One evening, Batron instructed Pearcy to remove his clothes, Pearcy said. Pearcy said he was not sure what would happen if he declined, so he obliged.
“I was just a kid,” Pearcy said. “I knew nothing about sex.”
“I always knew you were gay,” Pearcy said Batron told him after they had a sexual encounter. “This is a secret. People like us are persecuted for feeling this way.”
Pearcy said Batron was a role model at CCB, in part for his seemingly happy family life — he was married and a father, and his wife was pregnant at the time.
“I was totally mixed-up and confused,” Pearcy said. “I told my mom I might be gay. I was so shell shocked I couldn’t tell her I was being manipulated by an older man.”
In the months that followed, Pearcy said he and Batron had numerous sexual encounters that left him careening between the thrill of his first sexual relationship and feelings of guilt and shame.
“I was so young and vulnerable. I thought if I don’t finish the program, I’ll be judged by people back home,” Pearcy said. “Because of that, I endured more manipulation.”
Pearcy said Batron grew jealous of his friendships in Littleton’s music scene, at times telling him to stay away from fellow musicians. When Batron’s child was born, he cut off contact with Pearcy, leaving him hurt and confused. Later that year, Pearcy left for college in Boston and withdrew from NFB.
At Cervenka’s urging, Pearcy filed a code-of-conduct complaint earlier this year. Records show that Batron, by then the center’s assistant director, admitted the relationship, which violated the center’s prohibition on intimate relationships between teachers and students.
“Mr. Batron plainly abused his authority as an instructor by exploiting the unequal power dynamic of the student-teacher relationship for his own sexual gratification,” the investigator’s report reads.
“It would have been easy for him to lie,” Pearcy said. “I respect him for admitting it. He realized he made a big mistake, and he owned up to it.”
Batron no longer appears on CCB’s list of staff, though whether he was fired or retired is unclear. Batron is banned from membership in NFB for three years. After that, he is allowed to reapply for membership in NFB, so long as he proves he has undergone mental health counseling. He is not to be placed in supervision of minors.
Pearcy is bothered that Batron’s punishment wasn’t more severe.
“Why allow him back in at all?” Pearcy said. “It’s not enough. At this point, even if the directors of the centers resigned, why should anyone trust NFB to replace them with someone trustworthy?”
Batron declined to comment for this article.
‘I didn’t know who was spreading rumors’
Another woman who shared her story with Cervenka, but has not filed an official code-of-conduct complaint, said her experience leaves her questioning the legitimacy of NFB’s survivor task force.
Addie Hugen, 28, moved to Colorado from Iowa for college in 2015. She hoped to develop her navigational and technical skills at CCB.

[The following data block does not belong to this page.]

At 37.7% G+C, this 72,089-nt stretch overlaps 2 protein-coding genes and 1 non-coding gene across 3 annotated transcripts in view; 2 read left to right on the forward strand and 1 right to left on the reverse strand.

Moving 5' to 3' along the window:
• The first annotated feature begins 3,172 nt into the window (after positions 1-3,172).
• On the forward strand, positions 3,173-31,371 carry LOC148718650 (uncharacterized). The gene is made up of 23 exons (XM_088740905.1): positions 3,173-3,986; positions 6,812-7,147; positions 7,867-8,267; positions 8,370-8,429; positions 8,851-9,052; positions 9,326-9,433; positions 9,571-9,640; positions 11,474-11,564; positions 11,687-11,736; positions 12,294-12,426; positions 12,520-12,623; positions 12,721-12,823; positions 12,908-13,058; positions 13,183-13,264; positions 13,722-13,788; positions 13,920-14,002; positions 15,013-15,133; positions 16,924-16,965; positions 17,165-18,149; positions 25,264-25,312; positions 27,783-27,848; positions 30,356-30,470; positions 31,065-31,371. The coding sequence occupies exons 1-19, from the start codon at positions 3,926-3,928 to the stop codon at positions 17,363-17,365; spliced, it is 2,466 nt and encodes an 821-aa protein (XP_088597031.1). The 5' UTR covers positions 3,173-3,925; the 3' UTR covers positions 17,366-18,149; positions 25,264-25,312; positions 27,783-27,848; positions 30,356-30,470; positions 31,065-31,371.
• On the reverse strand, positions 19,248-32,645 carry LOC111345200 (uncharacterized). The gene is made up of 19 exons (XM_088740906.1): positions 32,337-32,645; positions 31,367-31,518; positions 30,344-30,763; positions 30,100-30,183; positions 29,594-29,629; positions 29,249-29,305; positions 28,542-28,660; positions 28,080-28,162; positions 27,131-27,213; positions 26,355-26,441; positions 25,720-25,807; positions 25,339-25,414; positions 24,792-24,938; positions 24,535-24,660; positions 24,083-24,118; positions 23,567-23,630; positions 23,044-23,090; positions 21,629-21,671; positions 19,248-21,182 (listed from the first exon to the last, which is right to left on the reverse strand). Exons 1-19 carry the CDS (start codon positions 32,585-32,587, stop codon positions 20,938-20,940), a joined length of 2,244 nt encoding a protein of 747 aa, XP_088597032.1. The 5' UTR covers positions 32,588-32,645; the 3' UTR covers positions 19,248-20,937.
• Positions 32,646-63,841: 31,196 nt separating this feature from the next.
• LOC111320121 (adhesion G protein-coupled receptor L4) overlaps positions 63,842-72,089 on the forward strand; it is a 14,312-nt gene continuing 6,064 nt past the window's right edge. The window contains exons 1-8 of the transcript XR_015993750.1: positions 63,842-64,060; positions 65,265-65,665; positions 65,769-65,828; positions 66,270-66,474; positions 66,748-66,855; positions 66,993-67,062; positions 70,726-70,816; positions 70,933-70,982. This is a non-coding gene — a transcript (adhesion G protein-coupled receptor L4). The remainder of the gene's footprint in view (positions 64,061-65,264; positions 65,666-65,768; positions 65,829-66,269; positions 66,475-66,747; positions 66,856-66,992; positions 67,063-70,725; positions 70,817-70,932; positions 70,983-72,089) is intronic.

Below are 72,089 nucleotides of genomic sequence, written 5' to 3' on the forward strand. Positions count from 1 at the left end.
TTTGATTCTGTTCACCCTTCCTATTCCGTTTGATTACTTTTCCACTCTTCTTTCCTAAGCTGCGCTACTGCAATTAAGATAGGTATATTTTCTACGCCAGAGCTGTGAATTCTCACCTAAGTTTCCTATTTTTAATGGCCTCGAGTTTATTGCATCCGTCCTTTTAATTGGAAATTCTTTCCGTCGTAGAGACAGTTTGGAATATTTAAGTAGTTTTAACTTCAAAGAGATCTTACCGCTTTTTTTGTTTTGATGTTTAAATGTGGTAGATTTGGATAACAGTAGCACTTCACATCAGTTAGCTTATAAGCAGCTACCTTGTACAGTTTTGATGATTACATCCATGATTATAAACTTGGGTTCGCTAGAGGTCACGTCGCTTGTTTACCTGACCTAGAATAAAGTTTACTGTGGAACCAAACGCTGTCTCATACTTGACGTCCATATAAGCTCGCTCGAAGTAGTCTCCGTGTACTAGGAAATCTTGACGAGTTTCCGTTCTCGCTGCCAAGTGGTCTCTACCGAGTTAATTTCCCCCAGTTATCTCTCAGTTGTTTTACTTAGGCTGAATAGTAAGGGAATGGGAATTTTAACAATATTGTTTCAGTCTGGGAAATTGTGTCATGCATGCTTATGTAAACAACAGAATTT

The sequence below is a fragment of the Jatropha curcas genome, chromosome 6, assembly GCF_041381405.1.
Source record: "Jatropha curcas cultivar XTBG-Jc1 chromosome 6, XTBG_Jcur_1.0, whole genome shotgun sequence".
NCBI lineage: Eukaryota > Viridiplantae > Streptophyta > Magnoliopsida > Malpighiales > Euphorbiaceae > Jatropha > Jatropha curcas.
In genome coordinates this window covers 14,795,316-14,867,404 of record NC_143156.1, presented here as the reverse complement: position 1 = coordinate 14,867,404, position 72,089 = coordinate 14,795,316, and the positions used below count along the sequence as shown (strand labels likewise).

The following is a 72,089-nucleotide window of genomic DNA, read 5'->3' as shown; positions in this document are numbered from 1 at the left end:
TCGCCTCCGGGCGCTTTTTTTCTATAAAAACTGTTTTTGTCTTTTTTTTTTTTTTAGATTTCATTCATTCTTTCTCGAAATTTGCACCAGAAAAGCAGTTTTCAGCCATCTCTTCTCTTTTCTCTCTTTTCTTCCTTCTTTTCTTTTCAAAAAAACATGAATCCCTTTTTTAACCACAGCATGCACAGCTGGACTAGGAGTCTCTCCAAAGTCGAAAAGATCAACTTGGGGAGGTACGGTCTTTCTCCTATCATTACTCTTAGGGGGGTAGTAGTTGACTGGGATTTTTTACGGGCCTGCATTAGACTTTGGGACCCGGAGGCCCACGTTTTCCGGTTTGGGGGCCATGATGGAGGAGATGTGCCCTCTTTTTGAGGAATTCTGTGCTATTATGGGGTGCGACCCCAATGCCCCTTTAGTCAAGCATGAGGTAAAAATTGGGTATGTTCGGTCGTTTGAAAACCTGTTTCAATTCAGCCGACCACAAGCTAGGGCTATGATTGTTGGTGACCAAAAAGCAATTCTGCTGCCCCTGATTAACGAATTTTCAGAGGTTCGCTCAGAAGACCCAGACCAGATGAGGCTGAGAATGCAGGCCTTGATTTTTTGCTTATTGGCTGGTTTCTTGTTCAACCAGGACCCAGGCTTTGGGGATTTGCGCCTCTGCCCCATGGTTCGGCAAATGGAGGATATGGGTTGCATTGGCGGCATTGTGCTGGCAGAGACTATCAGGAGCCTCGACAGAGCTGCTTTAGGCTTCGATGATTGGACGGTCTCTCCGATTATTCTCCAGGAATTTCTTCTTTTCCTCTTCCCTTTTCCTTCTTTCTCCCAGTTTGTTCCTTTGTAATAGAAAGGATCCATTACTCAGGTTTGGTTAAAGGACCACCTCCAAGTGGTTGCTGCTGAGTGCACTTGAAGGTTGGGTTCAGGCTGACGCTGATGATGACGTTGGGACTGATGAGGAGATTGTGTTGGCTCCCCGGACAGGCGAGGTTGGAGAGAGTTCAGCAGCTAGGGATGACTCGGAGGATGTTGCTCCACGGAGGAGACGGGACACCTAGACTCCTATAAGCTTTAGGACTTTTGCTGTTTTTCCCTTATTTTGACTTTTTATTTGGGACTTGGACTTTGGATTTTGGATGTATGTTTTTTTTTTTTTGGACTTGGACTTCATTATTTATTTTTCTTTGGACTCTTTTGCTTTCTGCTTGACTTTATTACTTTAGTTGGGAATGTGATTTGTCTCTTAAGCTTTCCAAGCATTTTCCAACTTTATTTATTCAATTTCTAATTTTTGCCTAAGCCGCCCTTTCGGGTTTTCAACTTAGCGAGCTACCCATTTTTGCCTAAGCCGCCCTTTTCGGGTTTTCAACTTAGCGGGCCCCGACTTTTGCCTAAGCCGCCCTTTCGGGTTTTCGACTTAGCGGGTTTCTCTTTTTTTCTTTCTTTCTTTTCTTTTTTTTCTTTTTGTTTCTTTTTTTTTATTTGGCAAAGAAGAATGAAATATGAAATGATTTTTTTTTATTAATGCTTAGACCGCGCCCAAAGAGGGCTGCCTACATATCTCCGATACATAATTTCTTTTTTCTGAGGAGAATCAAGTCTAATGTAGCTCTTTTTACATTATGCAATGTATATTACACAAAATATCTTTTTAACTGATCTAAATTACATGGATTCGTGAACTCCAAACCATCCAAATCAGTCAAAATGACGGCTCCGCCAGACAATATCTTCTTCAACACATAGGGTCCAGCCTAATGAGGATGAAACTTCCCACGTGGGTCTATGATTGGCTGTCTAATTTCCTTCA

But before signing up for programs at the center, she looked for friends in a Bible study group hosted by CCB students at the center’s apartment complex in Littleton.
After a few study sessions, another member of the group, a young man who had just started losing his sight, offered to help her navigate home in the dark.
“It seemed nice of him to be concerned,” Hugen said. “I was naive.”
The CCB student called an Uber for Hugen and himself, then told her he needed to stop at his apartment first to pick up a forgotten item. She went inside to use the bathroom, where Hugen said he sexually assaulted her.
Afterward, he asked for her address to send her home in an Uber.
“I was in shock and wasn’t thinking straight,” Hugen said. “I gave him my address because I just wanted to get out of there as quickly as possible. He told me if I stopped talking to him, now he knew where to come find me.”
Hugen had a rape kit conducted at a hospital, but decided against pursuing charges after a conversation with a crisis counselor left her concerned the process could be retraumatizing without achieving justice.
Initially, Hugen told no one about the assault, and continued attending Bible studies.
“I thought he shouldn’t be able to take away my connection to friends,” she said.
But she wasn’t the same. Other students in the group noticed she seemed off. Hugen opened up to Sarah Meyer, a CCB student.
Meyer was initially sympathetic, Hugen said, but shifted her tone when Hugen told her who the assailant was.
“She said she couldn’t believe he would do that, because she had slept with him, too, and couldn’t imagine him doing such a thing,” Hugen said.
Meyer told Hugen she would tell Deden about the incident, but Hugen never heard from Deden.
Instead, Hugen got a call from Batron and Kimberley McCutcheon, then the director of student services. McCutcheon retired in 2017.
Hugen said Batron and McCutcheon berated her.
“They didn’t let me speak at all,” Hugen said. “The story the perpetrator gave them was that I was dating him and consented to sex, even though I had only met him once. They said I was trying to ruin his reputation. They told me I wasn’t allowed to talk about what happened except to a counselor or they would sue me for slander.”
Meyer now sits on NFB’s survivor task force.
“Experiencing sexual misconduct within the blindness community, and being familiar with the harm caused by not having had sound procedures to address this trauma, have compelled Sarah to participate in efforts to make NFB a safer environment that allows blind people to live the lives they want,” a biography of Meyer on the task force’s website reads.